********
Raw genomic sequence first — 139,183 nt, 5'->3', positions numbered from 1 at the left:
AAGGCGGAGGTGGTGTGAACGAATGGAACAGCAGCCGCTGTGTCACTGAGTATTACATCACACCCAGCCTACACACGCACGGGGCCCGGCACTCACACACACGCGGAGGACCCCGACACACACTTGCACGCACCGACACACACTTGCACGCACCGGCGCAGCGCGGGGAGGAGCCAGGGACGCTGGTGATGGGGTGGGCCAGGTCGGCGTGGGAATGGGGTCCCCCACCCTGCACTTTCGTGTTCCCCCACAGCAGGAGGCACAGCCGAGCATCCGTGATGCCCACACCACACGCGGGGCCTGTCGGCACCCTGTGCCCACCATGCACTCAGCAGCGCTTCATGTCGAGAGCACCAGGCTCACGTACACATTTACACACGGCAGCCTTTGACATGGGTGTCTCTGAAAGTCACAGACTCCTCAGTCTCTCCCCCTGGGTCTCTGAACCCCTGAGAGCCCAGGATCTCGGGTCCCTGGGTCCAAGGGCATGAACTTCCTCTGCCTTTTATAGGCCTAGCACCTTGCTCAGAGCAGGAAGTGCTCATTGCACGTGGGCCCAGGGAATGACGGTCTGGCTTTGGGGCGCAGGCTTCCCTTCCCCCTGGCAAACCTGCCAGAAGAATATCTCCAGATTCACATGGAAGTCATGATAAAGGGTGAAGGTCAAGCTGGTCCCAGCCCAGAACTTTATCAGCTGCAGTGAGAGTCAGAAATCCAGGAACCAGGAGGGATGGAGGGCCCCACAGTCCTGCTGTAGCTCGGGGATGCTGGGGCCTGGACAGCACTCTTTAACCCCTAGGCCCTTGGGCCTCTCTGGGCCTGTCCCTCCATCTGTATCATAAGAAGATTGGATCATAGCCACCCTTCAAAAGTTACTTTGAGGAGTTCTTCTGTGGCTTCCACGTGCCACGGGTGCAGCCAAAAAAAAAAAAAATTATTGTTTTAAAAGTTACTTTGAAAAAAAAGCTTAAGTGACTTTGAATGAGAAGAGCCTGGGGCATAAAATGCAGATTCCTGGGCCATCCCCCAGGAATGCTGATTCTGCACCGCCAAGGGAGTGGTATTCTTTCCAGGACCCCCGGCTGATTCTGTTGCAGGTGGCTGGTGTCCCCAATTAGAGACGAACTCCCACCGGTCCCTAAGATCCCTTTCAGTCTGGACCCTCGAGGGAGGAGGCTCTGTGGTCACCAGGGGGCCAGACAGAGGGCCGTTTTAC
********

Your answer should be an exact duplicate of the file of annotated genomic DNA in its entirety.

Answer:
Raw genomic sequence first — 139,183 nt, 5'->3', positions numbered from 1 at the left:
AAGGCGGAGGTGGTGTGAACGAATGGAACAGCAGCCGCTGTGTCACTGAGTATTACATCACACCCAGCCTACACACGCACGGGGCCCGGCACTCACACACACGCGGAGGACCCCGACACACACTTGCACGCACCGACACACACTTGCACGCACCGGCGCAGCGCGGGGAGGAGCCAGGGACGCTGGTGATGGGGTGGGCCAGGTCGGCGTGGGAATGGGGTCCCCCACCCTGCACTTTCGTGTTCCCCCACAGCAGGAGGCACAGCCGAGCATCCGTGATGCCCACACCACACGCGGGGCCTGTCGGCACCCTGTGCCCACCATGCACTCAGCAGCGCTTCATGTCGAGAGCACCAGGCTCACGTACACATTTACACACGGCAGCCTTTGACATGGGTGTCTCTGAAAGTCACAGACTCCTCAGTCTCTCCCCCTGGGTCTCTGAACCCCTGAGAGCCCAGGATCTCGGGTCCCTGGGTCCAAGGGCATGAACTTCCTCTGCCTTTTATAGGCCTAGCACCTTGCTCAGAGCAGGAAGTGCTCATTGCACGTGGGCCCAGGGAATGACGGTCTGGCTTTGGGGCGCAGGCTTCCCTTCCCCCTGGCAAACCTGCCAGAAGAATATCTCCAGATTCACATGGAAGTCATGATAAAGGGTGAAGGTCAAGCTGGTCCCAGCCCAGAACTTTATCAGCTGCAGTGAGAGTCAGAAATCCAGGAACCAGGAGGGATGGAGGGCCCCACAGTCCTGCTGTAGCTCGGGGATGCTGGGGCCTGGACAGCACTCTTTAACCCCTAGGCCCTTGGGCCTCTCTGGGCCTGTCCCTCCATCTGTATCATAAGAAGATTGGATCATAGCCACCCTTCAAAAGTTACTTTGAGGAGTTCTTCTGTGGCTTCCACGTGCCACGGGTGCAGCCAAAAAAAAAAAAAATTATTGTTTTAAAAGTTACTTTGAAAAAAAAGCTTAAGTGACTTTGAATGAGAAGAGCCTGGGGCATAAAATGCAGATTCCTGGGCCATCCCCCAGGAATGCTGATTCTGCACCGCCAAGGGAGTGGTATTCTTTCCAGGACCCCCGGCTGATTCTGTTGCAGGTGGCTGGTGTCCCCAATTAGAGACGAACTCCCACCGGTCCCTAAGATCCCTTTCAGTCTGGACCCTCGAGGGAGGAGGCTCTGTGGTCACCAGGGGGCCAGACAGAGGGCCGTTTTAC